Runner’s Need Runners Need

Are you an overpronator, a neutral runner or a supinator? Yeah, I don’t know either.

And if you stepped into one of the handful of Runners Need stores, you would find out that the employees there wouldn’t know either; well not at first. When listing their locations, they include the following statement:

*Customers please note: So that we can provide the high level of service that we pride ourselves on, a shoe fitting (including gait analysis assessment) will usually take between 15 and 30 minutes. So please leave yourself plenty of time for your fitting, especially at the end of the day.

This gait analysis typically includes you, on a treadmill, getting videotaped, and having an expert sit down and review the video in detail with you to show you what shoe is best for you. They also have some pretty neat promotions. Like tomorrow, they are holding Adidas Footscan Day, which includes a computerized scan of your run.

Their approach is simple. They sell to runners. If you want to have the best gear for running, whether you are just starting, or you are training for a marathon, this is the place to go. They let you know when it is time to get new shoes. They offer expert before, during, and after your purchase; and this is real expert advice, not just information stolen and rehashed from other websites.

If you want cheap, fashionable, running-type shoes, don’t go here. I was a bit overwhelmed when I visited there because as I walked in, I quickly realized they were serious about running—and I wasn’t quite ready to commit. They weren’t for me (though now, 16 lbs later, I think I should probably head back). That’s a good thing; they don’t want everyone—they just want a community of people who, in turn, want them. And then the members of this community tell other members of the running community that they need to also go there. And so on. Not because Runners Need says in their brand guide that they are a runner’s store; it’s because they simply are. They have become an integral part of the runners’ social fabric.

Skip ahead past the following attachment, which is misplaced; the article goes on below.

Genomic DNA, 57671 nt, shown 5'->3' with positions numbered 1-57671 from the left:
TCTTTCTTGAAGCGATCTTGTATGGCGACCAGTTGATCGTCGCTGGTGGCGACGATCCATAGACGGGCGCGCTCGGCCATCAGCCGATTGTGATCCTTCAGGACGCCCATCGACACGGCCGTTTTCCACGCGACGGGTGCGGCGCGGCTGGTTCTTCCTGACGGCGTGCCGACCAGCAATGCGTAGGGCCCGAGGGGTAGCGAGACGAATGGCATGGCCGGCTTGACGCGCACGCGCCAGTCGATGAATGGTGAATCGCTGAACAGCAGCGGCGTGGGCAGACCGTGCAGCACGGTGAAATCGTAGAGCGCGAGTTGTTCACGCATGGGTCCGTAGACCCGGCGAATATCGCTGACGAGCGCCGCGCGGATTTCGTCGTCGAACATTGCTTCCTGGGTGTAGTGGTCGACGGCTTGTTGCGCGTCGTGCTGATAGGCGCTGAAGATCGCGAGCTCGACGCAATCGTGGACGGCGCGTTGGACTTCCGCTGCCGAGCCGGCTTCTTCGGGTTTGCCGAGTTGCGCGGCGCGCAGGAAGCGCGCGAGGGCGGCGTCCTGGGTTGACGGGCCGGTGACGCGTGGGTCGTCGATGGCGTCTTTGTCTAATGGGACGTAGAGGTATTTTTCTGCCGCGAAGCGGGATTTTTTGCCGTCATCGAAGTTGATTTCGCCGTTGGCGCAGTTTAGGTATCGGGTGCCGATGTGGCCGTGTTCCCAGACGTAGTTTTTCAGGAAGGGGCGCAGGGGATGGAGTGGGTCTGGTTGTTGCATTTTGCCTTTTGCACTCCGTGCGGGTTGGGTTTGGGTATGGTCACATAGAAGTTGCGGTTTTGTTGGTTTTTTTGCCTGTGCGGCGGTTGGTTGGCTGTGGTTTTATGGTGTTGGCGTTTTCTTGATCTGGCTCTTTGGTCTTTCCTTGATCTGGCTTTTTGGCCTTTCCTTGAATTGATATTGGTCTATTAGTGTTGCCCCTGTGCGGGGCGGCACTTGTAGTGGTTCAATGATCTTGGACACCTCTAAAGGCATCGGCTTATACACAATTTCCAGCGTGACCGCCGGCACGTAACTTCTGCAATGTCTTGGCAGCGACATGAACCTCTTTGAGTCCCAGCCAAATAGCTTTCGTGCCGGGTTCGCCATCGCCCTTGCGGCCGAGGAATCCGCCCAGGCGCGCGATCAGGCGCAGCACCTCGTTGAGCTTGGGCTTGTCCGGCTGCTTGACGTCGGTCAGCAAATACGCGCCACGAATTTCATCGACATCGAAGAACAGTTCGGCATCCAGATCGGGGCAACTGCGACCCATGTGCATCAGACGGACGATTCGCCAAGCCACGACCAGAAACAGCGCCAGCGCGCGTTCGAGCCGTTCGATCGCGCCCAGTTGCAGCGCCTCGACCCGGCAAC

They don’t compromise for looks or fads. They are hedgehogs, and they do their one thing very well. And their customers know it and show their appreciation with their wallets.

The really innovative companies are often very good at not doing too much.


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